But I feel like I’m fighting a losing battle.
Over the past four weeks my symptoms have slowly worsened. Yesterday I slept for 19.5 hours, only to be followed by 12 hours last night and into today. Crying spells are increasing, each one bringing with it passive thoughts of suicide.
The good news is that the fight is slowing depression’s gain on my life. In the past, I would be doing much worse than I am now after four weeks of symptoms. Yet things are not headed in the right direction.
Okay, so what does this have to do with polarized thinking?
I’m living in the gray area
It’s usually easy for me to say I’m either doing “well” or I’m “depressed”. Even though I can often point out nuances in either situation that don’t fit the description of “well” or “depressed” perfectly, overall I can describe my status in one word.
But I can’t do that right now.
How am I doing? “I’m struggling” is the best descriptor I can think of.
But I feel as though that requires an explanation. I’m not totally depressed. I still have many moments (such as the one during which I’m writing this post) where I feel “not sad” and even kinda hopeful. I have times where I’m able to laugh. I’m only mostly not functioning right now (unable to take care of personal hygiene, chores, and work).
I’m experiencing a very in-your-face example of life in the gray area. I can’t define it without describing both the white and the black. Its grayness simply can’t be ignored.
And you know what? I hate it.
There’s so much uncertainty. If I’m depressed, I know what to expect for the most part. If I’m doing well, I know what to expect for the most part. But right now, I have no idea from one day to the next – or even from one hour to the next – how I’m going to be feeling. Life feels exceedingly unpredictable right now. And I don’t like it.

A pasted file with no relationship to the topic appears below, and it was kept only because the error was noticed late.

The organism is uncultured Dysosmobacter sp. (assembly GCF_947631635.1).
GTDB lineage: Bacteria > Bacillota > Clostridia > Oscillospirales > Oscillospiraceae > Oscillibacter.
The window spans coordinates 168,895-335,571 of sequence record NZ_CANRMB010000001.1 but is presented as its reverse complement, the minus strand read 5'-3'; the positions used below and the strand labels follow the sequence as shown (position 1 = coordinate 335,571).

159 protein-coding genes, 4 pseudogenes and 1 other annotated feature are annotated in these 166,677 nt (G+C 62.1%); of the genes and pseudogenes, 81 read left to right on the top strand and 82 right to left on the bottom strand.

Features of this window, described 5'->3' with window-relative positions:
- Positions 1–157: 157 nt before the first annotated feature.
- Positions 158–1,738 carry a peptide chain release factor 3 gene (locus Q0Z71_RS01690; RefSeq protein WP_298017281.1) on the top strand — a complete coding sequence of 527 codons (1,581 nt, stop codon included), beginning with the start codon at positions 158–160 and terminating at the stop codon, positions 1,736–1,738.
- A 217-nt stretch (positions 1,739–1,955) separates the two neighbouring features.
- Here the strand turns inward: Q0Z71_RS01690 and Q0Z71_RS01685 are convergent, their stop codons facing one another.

So am I encouraging polarization in my life?
Obviously, as I’ve been fighting the depression, I’ve been trying to avoid the gray area in an effort to remain on the “good” side of things.
But symptoms are worsening. Which leads to more and more times where I begin to think I want to give up. Stop fighting. Let the depression win. Whatever that entails.
And that makes me wonder:
Am I giving in to the depression in order to avoid the discomfort that living in the gray area causes?
I really don’t know the answer to that question. But it does make me wonder. I mean, if it’s happening, it’s definitely happening on a subconscious level. But regardless, it’s something to think about.
Life IS shades of gray. It simply is. Very few things are black and white. I know that…on an intellectual level. But in practice, I think I still view the world as black and white way more than it is.
Join the conversation in the comments section below!
Do you struggle with polarized thinking? How do you find polarized thinking showing up in your own life?